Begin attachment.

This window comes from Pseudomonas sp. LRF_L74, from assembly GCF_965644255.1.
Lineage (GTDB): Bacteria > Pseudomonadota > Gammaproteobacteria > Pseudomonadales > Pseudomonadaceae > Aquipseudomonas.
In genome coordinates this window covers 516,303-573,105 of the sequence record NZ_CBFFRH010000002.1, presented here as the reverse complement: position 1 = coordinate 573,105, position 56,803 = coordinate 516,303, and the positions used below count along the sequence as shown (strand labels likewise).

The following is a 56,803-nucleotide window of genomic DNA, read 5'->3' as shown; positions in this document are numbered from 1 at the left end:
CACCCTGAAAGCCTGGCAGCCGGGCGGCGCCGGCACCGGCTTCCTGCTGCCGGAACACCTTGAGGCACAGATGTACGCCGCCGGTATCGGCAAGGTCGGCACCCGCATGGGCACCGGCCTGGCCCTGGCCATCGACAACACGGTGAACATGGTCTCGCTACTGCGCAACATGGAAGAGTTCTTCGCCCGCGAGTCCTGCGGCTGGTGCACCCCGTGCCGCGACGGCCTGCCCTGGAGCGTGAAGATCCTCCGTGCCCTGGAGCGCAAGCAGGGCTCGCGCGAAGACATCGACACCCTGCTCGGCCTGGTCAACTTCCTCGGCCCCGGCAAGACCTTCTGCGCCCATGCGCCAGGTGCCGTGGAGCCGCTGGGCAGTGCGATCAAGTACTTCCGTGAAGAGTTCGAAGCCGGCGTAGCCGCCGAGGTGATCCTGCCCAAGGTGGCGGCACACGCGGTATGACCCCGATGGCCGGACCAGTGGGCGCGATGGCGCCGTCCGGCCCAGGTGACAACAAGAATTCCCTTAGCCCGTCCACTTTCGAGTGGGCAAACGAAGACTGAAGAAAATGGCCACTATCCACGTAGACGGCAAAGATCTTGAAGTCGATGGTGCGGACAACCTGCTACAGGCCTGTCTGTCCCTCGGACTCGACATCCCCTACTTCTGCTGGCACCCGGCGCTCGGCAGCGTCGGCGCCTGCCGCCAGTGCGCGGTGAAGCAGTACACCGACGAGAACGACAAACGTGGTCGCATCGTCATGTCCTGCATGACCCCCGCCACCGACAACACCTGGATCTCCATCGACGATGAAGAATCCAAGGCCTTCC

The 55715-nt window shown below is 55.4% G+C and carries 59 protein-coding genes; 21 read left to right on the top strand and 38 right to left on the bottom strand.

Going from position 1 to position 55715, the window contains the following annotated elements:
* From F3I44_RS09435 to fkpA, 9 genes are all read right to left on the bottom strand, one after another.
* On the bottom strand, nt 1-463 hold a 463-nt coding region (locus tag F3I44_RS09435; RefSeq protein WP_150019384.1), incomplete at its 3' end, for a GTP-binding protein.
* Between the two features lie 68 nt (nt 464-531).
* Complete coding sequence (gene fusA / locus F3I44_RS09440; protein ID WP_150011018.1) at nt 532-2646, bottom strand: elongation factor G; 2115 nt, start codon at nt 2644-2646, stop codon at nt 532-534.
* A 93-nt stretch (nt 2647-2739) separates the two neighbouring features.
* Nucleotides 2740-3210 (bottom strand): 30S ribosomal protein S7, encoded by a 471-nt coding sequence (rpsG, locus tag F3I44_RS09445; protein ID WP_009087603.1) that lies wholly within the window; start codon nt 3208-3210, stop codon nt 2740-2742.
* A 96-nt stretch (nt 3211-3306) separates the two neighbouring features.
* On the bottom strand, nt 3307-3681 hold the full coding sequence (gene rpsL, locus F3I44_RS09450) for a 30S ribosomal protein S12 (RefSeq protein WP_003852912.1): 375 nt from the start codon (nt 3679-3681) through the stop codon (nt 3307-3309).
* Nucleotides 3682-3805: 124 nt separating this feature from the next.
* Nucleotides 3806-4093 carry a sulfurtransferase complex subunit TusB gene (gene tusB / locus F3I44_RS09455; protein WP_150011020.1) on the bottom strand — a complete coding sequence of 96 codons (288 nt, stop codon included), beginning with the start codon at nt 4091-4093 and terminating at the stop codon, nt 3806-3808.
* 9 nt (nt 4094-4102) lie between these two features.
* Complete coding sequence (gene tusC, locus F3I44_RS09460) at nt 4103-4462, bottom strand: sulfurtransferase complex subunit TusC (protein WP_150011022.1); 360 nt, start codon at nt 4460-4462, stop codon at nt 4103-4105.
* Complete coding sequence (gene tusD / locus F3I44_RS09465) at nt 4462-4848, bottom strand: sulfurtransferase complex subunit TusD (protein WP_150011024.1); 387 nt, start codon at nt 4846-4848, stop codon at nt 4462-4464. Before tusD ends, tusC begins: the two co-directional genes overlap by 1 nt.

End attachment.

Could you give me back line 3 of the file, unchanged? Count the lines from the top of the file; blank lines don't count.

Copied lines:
In genome coordinates this window covers 516,303-573,105 of the sequence record NZ_CBFFRH010000002.1, presented here as the reverse complement: position 1 = coordinate 573,105, position 56,803 = coordinate 516,303, and the positions used below count along the sequence as shown (strand labels likewise).